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The prevalence of BJD (Bovine Johne's Disease).
The following is a list of references that gives some detail on the prevalence of BJD (Bovine Johne's Disease) in cattle herds in various countries across the world. Unfortunately, since research into this topic has not been conducted everywhere, data is not available for all countries.
For a thorough discussion of the global prevalence of Johne's Disease, by continent and by country, see the paper "Johne's Disease - The International Perspective".
In the UK, where the prevalance of Johne's disease in cattle was recorded to be 3.5%, an average of 7% of supermarket milk supplies were contaminated with Mycobacterium paratuberculosis DNA. At peak times of the year, up to 25% of supermarket milk supplies were contaminated.
In some parts of the USA, very high prevalance rates of Johne's disease(18%) have been recorded. This is most likely caused by intensive modern farming practices, where higher numbers of cattle are grazed on smaller plots of land. Since infection with paratuberculosis is spread through contact with contaminated faeces (i.e. cowpats), these intensive practices increase the chances of cross contamination between animals in a herd.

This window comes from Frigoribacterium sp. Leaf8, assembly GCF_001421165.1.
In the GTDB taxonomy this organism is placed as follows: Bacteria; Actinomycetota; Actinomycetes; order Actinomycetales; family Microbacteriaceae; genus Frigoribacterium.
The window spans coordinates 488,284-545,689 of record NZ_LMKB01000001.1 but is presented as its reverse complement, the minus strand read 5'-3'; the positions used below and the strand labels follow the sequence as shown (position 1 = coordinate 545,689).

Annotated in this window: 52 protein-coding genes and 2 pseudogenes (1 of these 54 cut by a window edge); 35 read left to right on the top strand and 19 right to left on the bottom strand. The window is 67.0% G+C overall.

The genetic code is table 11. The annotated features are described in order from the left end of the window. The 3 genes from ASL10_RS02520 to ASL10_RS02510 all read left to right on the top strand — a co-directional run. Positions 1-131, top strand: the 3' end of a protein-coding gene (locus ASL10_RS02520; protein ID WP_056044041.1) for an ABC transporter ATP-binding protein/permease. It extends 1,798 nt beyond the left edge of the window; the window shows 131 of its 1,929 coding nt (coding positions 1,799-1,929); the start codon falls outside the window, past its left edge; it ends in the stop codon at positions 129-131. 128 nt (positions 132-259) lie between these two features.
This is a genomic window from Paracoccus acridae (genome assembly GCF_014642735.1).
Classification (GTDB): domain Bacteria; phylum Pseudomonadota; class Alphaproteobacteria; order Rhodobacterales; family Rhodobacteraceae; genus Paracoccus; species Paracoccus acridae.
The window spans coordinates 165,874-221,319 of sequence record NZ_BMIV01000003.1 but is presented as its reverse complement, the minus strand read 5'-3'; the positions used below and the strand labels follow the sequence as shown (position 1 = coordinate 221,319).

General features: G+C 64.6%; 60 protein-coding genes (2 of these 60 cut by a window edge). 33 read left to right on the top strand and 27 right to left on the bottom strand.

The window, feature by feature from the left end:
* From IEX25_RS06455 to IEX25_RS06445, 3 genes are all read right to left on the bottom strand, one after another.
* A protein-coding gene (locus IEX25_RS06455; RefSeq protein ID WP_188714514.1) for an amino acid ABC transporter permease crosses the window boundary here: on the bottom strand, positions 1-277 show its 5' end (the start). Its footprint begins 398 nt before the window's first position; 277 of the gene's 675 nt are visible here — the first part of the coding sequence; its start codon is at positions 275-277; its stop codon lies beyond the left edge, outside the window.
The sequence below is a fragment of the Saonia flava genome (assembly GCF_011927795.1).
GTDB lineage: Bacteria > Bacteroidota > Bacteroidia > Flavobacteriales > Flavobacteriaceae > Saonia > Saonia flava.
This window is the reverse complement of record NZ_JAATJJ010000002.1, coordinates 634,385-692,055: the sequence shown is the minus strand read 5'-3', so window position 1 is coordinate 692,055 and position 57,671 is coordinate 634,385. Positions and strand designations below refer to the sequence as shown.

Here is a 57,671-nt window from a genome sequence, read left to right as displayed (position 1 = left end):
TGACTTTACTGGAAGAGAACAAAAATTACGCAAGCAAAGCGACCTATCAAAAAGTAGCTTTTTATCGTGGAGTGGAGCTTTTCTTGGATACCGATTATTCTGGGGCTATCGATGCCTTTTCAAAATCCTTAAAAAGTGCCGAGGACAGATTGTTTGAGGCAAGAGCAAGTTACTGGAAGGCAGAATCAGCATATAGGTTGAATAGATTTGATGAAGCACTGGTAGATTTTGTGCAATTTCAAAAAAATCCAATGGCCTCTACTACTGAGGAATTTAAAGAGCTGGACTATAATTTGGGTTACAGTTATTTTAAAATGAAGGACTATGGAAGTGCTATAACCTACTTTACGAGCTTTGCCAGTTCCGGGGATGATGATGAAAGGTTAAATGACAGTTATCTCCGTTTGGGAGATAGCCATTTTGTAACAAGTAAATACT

Since the milk from an entire herd is likely to be pooled together (in tankers) for transport to pasteurization processing plants, the herd prevalence figure (i.e. the number of herds in a region that contain infected animals) is more likely to indicate the level of contamination of milk.
Johne's Disease - The International Perspective
Johne's Disease on U.S. Dairy Operations
Epidemiology of Johne's Disease
Economic Significance of BJD (Bovine Johnes Disease)
Dire Warnings about Johne's Disease: A Wake-up call for the dairy industry?
Yanking Johne's Chain
Epidemiology of Crohn's Disease